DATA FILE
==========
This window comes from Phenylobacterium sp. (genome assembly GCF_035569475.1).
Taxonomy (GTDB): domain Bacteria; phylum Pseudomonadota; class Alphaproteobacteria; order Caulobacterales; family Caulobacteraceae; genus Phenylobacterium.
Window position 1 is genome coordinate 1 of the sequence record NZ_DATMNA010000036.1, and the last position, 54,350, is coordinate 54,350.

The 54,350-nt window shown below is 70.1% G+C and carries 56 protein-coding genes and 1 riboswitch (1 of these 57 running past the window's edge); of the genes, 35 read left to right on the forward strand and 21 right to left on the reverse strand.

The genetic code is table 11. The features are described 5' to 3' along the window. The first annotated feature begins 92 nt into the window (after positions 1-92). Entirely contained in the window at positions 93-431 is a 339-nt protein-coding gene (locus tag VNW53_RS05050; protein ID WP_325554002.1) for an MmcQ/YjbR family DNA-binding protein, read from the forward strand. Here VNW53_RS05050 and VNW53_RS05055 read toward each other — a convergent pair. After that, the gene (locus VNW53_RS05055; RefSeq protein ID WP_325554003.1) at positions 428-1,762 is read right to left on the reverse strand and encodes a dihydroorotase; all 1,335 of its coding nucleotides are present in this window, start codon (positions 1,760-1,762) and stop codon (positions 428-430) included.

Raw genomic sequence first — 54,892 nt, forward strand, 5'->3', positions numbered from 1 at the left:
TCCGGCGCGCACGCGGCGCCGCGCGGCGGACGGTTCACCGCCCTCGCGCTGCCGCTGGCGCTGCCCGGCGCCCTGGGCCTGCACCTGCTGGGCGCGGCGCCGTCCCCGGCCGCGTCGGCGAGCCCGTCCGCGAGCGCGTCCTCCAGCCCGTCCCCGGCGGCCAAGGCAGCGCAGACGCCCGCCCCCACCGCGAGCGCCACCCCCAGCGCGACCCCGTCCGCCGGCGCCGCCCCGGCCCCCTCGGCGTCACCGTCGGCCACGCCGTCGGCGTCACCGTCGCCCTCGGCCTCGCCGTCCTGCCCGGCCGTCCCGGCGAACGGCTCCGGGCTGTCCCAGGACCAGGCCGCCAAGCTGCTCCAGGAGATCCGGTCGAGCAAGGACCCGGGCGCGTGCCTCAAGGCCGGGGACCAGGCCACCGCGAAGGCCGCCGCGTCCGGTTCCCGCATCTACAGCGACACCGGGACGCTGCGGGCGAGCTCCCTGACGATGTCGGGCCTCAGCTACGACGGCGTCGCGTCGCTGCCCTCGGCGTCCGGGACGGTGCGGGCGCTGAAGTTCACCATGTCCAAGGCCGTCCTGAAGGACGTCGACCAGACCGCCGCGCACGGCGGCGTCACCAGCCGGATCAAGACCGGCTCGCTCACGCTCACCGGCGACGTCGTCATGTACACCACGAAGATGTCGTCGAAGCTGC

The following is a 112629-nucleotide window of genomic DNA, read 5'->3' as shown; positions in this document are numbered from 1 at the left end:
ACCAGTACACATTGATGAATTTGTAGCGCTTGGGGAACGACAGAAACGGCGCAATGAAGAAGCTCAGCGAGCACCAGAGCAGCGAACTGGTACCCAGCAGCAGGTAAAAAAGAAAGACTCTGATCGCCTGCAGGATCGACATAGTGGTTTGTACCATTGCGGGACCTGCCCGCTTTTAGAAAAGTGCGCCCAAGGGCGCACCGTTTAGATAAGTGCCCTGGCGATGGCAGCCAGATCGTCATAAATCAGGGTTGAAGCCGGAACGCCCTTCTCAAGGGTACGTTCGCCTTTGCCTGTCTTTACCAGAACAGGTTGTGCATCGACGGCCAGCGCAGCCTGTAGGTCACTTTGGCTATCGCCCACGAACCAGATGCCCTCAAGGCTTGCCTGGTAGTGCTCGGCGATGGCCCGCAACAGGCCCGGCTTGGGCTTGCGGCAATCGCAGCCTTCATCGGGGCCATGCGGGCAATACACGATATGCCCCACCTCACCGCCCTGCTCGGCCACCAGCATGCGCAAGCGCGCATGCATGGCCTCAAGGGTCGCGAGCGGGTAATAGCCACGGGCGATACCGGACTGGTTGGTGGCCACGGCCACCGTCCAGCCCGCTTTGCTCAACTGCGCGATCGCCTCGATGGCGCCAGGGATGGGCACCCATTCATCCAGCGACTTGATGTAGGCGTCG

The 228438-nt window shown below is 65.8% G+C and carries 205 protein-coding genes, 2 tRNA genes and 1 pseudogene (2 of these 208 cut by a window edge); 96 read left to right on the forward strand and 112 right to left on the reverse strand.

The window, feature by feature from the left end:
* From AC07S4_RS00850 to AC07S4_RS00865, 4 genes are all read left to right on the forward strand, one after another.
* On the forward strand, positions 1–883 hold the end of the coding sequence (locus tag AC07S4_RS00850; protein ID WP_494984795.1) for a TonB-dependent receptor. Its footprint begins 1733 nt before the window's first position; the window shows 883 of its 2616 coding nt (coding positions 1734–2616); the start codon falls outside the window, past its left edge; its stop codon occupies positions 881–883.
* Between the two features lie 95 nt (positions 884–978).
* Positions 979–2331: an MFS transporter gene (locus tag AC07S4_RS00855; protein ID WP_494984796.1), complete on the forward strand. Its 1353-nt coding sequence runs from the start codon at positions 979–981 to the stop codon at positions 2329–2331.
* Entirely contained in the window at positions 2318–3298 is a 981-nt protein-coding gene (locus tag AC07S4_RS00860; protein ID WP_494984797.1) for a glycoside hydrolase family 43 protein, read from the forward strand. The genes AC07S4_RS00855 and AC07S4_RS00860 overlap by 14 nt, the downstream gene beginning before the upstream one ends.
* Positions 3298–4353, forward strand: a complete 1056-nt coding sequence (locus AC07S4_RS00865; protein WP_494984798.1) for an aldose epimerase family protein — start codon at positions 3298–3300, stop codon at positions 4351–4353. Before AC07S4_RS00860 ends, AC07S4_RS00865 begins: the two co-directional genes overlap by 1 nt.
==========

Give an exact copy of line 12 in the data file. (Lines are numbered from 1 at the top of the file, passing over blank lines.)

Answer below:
* From AC07S4_RS00850 to AC07S4_RS00865, 4 genes are all read left to right on the forward strand, one after another.